Rehab your online store to remove many of the reasons people abandon their carts. Now you have pinpointed the remaining reasons — and can convert those lost sales using the answer to one important question:
What made your product so awesome they put it in their online cart in the first place?
12 examples of abandoned cart emails: what makes them good (and what can make them even better)
Here are the 12 best strategies to use in your abandoned cart emails:
- Build a well-crafted subject line (Evil Queen)
- Give a clear call-to-action (Bearsville Soap Company)
- Make your copy shine (ThinkGeek)
- Show your product (ThredUP)
- Create catchy graphics (SugarBearHair)
- Create a sense of urgency (Google Store)
- Offer alternatives. Well, maybe… (Vans)
- Address potential objections (Whisky Loot)
- Use reviews and social proof (Brooklinen)
- Offer a coupon, but only at the right moment (Lime Crime)
- Optimize for mobile (LUSH)
- Keep it simple, with one call to action (Quip)
After seeing how these strategies are used in the following examples, you’ll be ready to make abandoned cart email templates — and can start to recover sales from people who abandon carts at checkout.
1. Build a well-crafted subject line
“He fretted over the words, attempting to make the content meaningful. I can remember his saying over and over again, as he worked at the fourth or fifth draft of whatever he happened to be writing, “Simple is better.” — Joanne Rogers, in her foreword to The World According to Mister Rogers.
What can Mr. Rogers teach you about how to write a great abandoned cart subject line?
As he said, “Simple is better.”
64% of people decide if they will open an email based on the subject line. If you want to be noticed over the cascade of emails in someone’s inbox, you need to make your message instantly understandable. And pull out your best cozy sweater, because a big part of that depends on your tone.
Think friendly. Think conversational. Think…Mr. Rogers.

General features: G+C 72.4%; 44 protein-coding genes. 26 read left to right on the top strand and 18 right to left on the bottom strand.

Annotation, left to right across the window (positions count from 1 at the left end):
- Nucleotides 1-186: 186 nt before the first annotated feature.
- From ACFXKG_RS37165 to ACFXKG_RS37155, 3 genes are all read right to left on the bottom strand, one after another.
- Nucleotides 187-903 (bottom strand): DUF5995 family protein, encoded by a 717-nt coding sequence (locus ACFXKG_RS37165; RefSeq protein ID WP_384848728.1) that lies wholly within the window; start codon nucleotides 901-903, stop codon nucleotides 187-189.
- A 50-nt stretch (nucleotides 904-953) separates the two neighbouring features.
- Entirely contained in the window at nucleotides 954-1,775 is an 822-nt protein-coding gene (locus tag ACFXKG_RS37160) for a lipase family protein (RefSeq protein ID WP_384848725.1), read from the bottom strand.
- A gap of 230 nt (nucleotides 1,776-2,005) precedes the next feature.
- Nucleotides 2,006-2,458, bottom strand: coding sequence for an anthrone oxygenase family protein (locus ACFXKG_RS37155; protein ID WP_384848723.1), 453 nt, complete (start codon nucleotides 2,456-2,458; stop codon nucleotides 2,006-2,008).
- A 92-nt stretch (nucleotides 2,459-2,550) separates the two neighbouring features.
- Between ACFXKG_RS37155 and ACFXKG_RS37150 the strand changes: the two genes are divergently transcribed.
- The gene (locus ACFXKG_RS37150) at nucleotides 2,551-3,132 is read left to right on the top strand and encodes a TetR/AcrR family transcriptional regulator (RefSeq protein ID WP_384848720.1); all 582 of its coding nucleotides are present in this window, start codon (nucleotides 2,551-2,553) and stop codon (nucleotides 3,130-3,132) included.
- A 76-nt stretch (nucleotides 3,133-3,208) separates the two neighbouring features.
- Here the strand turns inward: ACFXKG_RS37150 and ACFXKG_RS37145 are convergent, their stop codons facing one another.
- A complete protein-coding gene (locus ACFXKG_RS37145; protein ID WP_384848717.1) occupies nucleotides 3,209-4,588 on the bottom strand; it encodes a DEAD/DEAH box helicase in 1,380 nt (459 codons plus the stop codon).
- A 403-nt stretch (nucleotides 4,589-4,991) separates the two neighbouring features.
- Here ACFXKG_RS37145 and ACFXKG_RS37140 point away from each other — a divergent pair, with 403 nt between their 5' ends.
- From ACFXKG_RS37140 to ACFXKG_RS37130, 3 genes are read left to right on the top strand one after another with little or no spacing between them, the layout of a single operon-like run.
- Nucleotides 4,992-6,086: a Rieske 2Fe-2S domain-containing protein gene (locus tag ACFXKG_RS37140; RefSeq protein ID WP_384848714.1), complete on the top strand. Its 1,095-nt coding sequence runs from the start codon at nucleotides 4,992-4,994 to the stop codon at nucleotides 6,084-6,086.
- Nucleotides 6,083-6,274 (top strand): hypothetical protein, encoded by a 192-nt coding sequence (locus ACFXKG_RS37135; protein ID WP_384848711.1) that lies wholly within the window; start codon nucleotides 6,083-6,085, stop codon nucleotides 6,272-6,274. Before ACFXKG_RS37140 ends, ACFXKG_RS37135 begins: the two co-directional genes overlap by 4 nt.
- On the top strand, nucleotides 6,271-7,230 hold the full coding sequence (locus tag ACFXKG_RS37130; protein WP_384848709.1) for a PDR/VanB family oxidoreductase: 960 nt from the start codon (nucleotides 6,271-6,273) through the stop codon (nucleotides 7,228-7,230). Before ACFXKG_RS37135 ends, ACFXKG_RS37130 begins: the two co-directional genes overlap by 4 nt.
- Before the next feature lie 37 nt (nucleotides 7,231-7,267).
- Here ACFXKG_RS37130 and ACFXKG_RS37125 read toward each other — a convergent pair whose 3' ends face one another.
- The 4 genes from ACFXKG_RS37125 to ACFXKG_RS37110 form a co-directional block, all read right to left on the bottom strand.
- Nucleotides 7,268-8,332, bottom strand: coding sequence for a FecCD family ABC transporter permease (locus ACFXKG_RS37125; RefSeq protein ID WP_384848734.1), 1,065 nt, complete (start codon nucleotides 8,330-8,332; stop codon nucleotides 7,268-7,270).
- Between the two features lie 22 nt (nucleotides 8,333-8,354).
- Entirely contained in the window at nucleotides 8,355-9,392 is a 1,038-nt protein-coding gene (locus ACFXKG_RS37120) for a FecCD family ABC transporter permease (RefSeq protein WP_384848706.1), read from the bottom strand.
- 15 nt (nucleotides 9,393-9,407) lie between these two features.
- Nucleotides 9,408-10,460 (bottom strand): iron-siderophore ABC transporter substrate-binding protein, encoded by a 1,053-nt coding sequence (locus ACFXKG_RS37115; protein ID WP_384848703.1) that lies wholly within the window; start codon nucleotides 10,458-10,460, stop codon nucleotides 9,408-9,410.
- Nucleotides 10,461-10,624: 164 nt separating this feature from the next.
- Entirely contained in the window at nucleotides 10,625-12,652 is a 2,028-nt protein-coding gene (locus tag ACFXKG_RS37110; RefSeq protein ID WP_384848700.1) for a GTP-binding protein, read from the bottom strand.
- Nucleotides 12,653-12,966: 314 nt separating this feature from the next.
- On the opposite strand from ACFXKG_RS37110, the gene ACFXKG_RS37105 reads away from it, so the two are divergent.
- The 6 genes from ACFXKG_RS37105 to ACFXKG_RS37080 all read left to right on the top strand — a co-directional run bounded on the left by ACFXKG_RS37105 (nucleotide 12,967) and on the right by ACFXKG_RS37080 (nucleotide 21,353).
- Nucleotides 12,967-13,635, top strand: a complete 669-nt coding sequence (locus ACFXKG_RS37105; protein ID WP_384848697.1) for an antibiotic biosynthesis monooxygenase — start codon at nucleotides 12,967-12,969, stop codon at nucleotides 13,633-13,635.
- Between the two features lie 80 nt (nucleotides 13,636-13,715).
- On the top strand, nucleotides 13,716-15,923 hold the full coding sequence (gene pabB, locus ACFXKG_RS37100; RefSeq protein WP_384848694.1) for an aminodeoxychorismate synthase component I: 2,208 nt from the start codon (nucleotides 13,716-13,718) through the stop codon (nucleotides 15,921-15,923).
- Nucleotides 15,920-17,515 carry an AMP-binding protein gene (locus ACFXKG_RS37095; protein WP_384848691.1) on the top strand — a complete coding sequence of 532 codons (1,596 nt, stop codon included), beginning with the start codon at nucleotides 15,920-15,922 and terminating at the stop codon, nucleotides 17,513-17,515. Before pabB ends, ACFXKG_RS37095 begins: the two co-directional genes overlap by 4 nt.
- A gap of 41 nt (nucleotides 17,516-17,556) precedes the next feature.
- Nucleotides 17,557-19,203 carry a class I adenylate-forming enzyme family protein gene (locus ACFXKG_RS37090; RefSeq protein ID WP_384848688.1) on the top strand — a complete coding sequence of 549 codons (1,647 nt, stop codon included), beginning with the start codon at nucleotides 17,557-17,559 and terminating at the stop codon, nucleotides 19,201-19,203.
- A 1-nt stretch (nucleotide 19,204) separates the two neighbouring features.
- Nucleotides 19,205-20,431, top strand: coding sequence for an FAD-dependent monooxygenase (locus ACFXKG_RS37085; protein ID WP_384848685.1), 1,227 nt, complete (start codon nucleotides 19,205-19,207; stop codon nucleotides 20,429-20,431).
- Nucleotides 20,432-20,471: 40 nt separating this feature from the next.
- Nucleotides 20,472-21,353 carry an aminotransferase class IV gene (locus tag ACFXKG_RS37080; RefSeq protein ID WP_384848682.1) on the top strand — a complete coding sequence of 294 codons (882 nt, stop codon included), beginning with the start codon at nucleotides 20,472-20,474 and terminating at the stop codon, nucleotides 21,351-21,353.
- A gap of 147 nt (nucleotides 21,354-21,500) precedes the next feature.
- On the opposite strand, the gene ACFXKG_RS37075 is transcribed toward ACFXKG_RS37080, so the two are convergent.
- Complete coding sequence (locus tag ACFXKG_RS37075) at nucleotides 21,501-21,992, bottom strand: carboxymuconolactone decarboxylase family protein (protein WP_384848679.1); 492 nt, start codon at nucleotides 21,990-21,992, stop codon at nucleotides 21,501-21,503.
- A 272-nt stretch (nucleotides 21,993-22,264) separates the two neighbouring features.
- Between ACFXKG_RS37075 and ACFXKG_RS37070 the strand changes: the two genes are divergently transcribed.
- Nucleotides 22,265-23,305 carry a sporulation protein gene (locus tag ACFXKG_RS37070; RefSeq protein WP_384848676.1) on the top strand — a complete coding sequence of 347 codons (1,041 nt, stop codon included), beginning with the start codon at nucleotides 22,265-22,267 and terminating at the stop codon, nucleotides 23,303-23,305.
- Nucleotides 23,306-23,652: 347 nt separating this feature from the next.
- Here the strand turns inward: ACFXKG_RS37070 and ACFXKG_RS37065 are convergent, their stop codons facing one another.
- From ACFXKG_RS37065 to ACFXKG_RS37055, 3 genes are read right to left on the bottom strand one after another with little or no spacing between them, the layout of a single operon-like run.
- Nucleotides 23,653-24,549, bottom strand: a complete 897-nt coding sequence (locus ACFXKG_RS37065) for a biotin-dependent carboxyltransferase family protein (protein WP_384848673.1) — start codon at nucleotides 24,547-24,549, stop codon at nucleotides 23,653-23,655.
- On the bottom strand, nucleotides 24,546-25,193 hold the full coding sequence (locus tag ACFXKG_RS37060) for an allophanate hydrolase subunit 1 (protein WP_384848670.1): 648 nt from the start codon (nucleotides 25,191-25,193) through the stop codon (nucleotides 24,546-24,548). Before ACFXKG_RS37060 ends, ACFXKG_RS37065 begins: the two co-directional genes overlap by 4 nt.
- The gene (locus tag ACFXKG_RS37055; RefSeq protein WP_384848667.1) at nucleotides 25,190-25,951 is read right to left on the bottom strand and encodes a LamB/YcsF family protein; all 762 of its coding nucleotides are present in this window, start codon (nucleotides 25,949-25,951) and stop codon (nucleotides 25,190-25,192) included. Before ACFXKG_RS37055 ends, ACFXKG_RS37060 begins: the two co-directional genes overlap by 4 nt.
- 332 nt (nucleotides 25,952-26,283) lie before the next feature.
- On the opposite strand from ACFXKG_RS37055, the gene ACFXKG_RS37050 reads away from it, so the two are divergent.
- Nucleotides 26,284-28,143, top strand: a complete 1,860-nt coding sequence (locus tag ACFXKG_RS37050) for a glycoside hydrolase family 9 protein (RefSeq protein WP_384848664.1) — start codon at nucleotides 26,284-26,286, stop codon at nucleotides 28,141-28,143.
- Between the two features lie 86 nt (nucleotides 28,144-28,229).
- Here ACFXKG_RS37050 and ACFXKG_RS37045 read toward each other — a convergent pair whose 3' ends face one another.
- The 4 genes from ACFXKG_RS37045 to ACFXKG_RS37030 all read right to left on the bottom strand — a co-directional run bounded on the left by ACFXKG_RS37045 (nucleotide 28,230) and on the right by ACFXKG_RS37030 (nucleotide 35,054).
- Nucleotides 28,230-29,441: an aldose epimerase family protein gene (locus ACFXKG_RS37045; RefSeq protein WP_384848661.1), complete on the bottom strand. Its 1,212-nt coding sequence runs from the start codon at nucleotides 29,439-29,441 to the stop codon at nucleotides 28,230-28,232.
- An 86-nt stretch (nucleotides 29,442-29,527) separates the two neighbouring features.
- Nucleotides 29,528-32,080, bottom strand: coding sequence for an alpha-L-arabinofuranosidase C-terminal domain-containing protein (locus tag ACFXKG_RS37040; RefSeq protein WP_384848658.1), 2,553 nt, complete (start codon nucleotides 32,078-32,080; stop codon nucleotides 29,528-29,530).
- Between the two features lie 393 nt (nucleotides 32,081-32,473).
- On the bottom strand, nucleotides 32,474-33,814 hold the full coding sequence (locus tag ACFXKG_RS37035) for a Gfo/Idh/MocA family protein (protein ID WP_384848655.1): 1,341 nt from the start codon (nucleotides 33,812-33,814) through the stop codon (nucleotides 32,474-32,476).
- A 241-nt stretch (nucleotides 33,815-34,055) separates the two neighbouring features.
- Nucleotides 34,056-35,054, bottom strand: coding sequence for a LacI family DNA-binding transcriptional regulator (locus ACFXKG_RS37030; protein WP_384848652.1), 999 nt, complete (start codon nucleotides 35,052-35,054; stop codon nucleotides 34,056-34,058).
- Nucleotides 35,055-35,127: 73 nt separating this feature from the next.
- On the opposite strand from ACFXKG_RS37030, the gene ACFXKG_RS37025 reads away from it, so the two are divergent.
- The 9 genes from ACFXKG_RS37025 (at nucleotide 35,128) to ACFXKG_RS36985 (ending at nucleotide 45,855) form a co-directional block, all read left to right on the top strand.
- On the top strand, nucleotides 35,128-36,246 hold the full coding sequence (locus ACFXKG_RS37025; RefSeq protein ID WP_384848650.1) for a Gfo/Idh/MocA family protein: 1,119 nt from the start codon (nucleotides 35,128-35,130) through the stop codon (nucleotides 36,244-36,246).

Mr. Rogers likes you just the way you are, and he thoughtfully brought the stuff you left behind in your cart, too.
What information should you include in your abandoned cart reminder subject line?
- Company name: Let them know who is contacting them
- Customer name: Email personalization may help you get opens
- Friendly tone: If you can’t imagine Mr. Rogers saying it, rephrase your subject line
- Product name or details: What exactly did they leave in their cart? Remind them.
- Urgency: If they might lose the items in their cart, let them know
- Simplicity: Because the decision to open your email is made within seconds
These are examples of real abandoned cart email subject lines I received:
- Finch, we’ve saved your cart 🤙
- Did you forget about me, Finch? 😱
- We’re ready if you’re ready.
- Lemme Teleport You Back To Your Cart. Free of Charge.
- Your electric toothbrush is waiting (with a free refill).
- Finch, your cart is wondering where you went ❤️
- Your cart MADE us send this reminder 🙂
- Is your wi-fi ok?
What do all these subject lines have in common? They’re not demanding anything of you. They’re just simply checking in.
2. Give a clear call-to-action
An email call-to-action (CTA) is a link or button designed to get a prompt response from the person seeing it. But remember this childhood lesson: ask for what you want nicely.
That means lowering the stakes of what your CTA is asking of your potential customer.
Which of these buttons is best?
- Buy now
- Pay some of your hard-earned cash
- Return to your cart
In general, avoid words like “buy” or “pay” in your CTAs. These are “high-friction” words, because they suggest doing something that the person might not be ready to do.
A CTA like “return to your cart” gets people to take the next step (clicking) before the sell.
What this abandoned cart email does right:
- The low-friction call-to-action emphasizes how easily the customer can finish the checkout process they started…if they’d like to.
- The bear emoji in the subject line is charming, reinforces their branding, and will stand out in your inbox
- The tagline for Bearsville is “Soap for Men,” and is made from natural ingredients in the Catskills. Using imagery of fashionably bearded manly men is aspirational, selling an idea of the kind of person that uses their product.
What this abandoned cart email could do even better:
- Product shot could be more prominent. With a great photograph to grab attention, the cart recovery product shot is overshadowed. It could benefit from a larger thumbnail and some descriptive copy.
- Customer reviews. Soap is a product that lends itself well to reviews (since you can’t smell soap through your inbox)
3. Make your copy shine